Tag Info

Hot answers tagged

18

I instantly recommend you to look at the website Typography for Lawyers ( http://www.typographyforlawyers.com/ ) - in particular the font recommendations http://www.typographyforlawyers.com/?p=587 )


10

What you need to do is contact a lawyer experienced in copyright law. More than likely the first step they will take is send a cease and desist letter to the company. Only after that happens will they suggest further action, if and only if the company does not make the necessary changes. The host provider probably won't want any involvement either until it ...


10

If it is truly in the public domain (or has a public domain notice) you can use it for whatever you want. So yes, it's legal. It may not be all that smart, though, given that anyone else can also use it as their logo. You may lose a good chunk of 'uniqueness' in that regard depending on the particular market you are in. Using a public domain icon of a ...


9

No. If your plug-in replaced the current canvas with a scan of one of the artist's paintings, or something, that would be copyright infringement. But an artist cannot trademark their "style". You can also use their name as long as it is not defamatory and you make it clear that they are not associated with it in any way. Note: As with all laws this is ...


9

According to the U.S. copyright act: A “derivative work” is a work based upon one or more pre-existing works, such as a translation, musical arrangement, dramatization, fictionalization, motion picture version, sound recording, art reproduction, abridgment, condensation, or any other form in which a work may be recast, transformed, or adapted. A work ...


8

I would be very careful with using the name of a living, well-known, commercially active artist. The painting style can probably not protected, but the name can. Artists and celebrities often trademark their name to prevent the sale of products in their name. This is something I would definitely get written permission for, or have checked by a lawyer, ...


8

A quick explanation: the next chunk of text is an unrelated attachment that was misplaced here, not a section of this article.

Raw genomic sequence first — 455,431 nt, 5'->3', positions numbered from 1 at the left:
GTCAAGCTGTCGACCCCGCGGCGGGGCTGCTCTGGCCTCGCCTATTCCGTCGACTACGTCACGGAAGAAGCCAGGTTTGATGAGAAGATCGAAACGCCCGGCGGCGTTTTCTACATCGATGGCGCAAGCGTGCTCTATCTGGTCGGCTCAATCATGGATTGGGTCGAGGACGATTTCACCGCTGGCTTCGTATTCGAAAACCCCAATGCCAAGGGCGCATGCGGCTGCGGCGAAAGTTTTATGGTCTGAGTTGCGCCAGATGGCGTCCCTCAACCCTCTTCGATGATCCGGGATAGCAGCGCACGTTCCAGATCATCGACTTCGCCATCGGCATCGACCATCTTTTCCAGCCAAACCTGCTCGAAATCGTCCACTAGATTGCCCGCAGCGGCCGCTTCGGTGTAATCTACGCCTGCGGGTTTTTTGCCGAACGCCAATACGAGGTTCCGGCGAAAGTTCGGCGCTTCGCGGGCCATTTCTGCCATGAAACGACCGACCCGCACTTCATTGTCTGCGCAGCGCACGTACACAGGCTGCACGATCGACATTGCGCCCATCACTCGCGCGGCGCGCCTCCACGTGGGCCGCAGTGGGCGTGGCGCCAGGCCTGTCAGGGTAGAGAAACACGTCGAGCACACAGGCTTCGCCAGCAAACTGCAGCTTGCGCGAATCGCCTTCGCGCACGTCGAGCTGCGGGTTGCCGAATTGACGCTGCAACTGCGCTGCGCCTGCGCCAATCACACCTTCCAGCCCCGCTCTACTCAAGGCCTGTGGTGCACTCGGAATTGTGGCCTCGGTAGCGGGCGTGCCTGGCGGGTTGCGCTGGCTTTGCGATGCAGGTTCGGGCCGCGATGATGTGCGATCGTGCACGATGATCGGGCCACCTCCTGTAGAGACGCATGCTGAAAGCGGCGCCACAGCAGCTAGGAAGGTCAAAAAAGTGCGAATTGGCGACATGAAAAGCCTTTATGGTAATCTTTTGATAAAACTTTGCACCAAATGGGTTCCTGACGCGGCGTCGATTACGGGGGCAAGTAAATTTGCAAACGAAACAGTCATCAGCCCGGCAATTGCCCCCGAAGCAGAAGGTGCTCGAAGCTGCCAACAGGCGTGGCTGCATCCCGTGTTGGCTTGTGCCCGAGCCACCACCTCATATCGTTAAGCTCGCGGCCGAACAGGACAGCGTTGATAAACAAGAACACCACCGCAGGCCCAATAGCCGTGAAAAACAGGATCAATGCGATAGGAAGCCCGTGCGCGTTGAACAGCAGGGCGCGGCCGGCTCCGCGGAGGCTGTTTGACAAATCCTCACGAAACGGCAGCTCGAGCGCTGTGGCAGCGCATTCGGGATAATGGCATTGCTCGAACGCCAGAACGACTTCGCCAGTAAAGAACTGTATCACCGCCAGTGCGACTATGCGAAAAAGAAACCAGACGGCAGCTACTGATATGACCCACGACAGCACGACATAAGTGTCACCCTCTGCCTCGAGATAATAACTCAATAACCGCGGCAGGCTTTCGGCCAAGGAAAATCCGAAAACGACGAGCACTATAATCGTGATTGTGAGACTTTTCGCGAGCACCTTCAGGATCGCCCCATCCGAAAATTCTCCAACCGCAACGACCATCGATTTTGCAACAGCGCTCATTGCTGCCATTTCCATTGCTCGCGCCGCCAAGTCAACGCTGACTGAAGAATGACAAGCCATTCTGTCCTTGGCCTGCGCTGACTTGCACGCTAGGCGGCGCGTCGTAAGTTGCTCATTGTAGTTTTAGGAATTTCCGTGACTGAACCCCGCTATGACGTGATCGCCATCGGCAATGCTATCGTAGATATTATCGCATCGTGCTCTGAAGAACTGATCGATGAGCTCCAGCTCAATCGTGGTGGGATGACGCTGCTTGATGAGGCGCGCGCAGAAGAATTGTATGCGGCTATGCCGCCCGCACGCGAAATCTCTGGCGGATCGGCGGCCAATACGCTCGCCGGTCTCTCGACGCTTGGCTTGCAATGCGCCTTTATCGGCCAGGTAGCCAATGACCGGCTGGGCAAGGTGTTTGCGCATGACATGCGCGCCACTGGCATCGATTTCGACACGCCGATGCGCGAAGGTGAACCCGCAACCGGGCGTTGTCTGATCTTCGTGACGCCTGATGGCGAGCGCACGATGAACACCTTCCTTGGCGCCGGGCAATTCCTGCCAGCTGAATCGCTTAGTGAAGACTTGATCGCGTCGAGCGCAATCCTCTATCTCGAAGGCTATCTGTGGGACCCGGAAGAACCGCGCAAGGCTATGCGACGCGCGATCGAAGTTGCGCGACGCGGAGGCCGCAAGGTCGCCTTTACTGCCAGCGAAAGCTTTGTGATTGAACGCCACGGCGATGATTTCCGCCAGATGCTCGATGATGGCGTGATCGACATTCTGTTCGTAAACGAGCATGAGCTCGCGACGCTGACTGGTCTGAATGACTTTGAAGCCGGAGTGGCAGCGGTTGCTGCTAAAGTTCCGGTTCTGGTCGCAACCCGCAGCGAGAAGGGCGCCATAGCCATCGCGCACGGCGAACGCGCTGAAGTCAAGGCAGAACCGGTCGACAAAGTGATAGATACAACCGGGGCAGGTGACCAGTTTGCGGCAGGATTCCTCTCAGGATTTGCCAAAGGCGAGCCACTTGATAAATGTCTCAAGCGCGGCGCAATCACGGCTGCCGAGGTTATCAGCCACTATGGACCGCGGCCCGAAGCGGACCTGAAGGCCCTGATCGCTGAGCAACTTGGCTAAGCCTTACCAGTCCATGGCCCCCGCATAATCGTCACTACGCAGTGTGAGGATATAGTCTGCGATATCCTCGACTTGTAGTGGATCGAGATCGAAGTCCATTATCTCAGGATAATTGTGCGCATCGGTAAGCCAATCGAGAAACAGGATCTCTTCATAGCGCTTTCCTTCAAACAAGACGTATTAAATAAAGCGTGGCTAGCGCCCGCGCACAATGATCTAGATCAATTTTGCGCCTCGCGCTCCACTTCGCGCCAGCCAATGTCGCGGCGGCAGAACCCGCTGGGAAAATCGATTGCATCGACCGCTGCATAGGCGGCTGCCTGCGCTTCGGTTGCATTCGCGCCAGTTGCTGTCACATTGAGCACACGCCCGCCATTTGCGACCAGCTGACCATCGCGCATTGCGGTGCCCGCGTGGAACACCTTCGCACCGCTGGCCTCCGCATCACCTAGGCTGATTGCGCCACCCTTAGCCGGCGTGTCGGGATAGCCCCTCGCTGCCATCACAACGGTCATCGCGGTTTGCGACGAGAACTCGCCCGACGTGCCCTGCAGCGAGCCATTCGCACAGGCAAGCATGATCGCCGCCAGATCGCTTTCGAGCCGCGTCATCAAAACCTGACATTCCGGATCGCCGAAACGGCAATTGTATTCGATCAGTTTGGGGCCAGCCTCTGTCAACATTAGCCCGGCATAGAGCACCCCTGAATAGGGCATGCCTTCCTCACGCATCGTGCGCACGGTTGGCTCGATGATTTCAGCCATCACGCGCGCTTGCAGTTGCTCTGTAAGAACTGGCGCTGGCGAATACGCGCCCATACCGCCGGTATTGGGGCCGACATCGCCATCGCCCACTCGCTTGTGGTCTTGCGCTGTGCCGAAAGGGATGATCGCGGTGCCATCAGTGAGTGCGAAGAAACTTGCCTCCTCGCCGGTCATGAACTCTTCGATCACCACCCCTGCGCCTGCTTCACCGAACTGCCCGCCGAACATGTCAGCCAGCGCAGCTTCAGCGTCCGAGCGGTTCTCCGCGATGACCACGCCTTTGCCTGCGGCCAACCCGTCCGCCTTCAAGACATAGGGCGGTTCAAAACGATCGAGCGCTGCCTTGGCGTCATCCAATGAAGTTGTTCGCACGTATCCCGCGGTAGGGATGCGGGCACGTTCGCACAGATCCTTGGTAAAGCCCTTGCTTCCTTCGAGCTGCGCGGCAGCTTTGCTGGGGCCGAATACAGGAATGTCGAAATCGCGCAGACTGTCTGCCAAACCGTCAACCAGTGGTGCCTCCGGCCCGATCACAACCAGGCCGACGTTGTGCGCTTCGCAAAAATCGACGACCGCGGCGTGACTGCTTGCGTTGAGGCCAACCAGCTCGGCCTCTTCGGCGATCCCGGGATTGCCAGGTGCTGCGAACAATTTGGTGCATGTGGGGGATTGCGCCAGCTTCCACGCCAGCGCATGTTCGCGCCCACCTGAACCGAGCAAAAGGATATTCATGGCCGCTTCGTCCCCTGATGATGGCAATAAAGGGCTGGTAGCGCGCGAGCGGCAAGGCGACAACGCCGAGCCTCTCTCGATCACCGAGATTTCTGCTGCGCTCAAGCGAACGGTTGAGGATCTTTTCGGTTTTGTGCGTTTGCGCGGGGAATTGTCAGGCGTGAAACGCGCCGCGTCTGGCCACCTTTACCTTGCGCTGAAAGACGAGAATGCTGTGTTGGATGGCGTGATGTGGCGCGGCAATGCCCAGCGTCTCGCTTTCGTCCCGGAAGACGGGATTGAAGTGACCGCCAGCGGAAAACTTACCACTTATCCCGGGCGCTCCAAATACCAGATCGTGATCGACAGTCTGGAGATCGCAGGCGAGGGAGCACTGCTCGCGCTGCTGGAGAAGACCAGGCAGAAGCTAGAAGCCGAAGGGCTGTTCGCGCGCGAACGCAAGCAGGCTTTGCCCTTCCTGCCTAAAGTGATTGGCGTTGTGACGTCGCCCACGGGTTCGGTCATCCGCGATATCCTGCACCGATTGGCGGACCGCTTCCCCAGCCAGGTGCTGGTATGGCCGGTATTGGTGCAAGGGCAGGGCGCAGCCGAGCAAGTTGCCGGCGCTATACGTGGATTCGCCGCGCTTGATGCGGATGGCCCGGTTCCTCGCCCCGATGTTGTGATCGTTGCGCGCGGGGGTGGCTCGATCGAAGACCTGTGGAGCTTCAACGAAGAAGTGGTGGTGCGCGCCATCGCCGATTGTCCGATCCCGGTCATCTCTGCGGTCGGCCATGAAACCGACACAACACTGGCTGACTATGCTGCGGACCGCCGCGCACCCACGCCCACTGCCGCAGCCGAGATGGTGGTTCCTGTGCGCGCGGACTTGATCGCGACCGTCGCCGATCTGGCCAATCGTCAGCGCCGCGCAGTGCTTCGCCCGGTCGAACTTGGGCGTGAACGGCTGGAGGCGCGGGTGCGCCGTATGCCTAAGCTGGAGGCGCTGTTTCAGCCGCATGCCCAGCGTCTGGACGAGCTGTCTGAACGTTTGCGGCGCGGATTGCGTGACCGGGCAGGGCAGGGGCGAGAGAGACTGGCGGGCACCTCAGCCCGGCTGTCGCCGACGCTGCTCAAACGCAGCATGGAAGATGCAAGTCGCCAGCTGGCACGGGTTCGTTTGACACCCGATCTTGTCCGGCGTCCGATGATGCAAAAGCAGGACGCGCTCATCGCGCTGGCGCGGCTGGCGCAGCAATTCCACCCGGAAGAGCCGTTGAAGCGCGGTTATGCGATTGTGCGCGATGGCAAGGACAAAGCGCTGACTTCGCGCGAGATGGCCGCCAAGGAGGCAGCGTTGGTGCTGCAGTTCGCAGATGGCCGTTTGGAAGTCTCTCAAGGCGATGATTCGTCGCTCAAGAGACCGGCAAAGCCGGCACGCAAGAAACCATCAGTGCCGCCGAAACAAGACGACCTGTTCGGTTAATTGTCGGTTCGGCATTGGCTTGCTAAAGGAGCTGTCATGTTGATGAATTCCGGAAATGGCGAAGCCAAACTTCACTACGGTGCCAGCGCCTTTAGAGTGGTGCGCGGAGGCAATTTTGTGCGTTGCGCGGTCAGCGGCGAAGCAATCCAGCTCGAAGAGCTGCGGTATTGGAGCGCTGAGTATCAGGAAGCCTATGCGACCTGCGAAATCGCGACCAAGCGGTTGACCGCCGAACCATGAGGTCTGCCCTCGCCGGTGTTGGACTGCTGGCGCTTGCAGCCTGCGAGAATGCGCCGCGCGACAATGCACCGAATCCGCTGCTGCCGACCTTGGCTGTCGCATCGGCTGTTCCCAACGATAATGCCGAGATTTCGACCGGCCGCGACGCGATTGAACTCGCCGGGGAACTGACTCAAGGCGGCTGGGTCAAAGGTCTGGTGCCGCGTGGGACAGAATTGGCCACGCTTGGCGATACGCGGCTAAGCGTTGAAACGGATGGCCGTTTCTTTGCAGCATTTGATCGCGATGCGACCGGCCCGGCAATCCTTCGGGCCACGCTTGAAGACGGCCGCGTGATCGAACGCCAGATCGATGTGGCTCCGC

It's almost redundant to point out that violating someone's copyright is not only unethical, it is illegal. And, yes, it is certainly possible that someone might "contact" you on the subject, depending on the circumstances. If you have no license to use a particular font, but you gained financially by using it, you don't have a defense. "Possible" is not the ...


7

You can file a DMCA notice and address it to the webhosting company hosting their website, and to search engines who will delist the copyright infringing content. If you don't want to do the legwork, you can use a DMCA service. I found this one on Google: DMCA service ($99) and I am sure you can find many others. Or you can write the DMCA yourself. In all ...


7

It would appear this is prohibited. Stack Overflow: Can I legally show Microsoft Office and Project icons in my desktop application? Microsoft: Intellectual Property permissions Microsoft product icons are the thumbnail-sized images indicating that a Microsoft product has been installed on your operating system. Icons may not be used in advertising, in ...


7

Every font should come with a EULA (End User License Agreement) that will outline what you can and can not do with the font. In most every case, you having purchased a license for a font grants you the right to use the font for typesetting any work you are creating. In some cases, there may be some exceptions. Some common exceptions: some fonts don't ...


6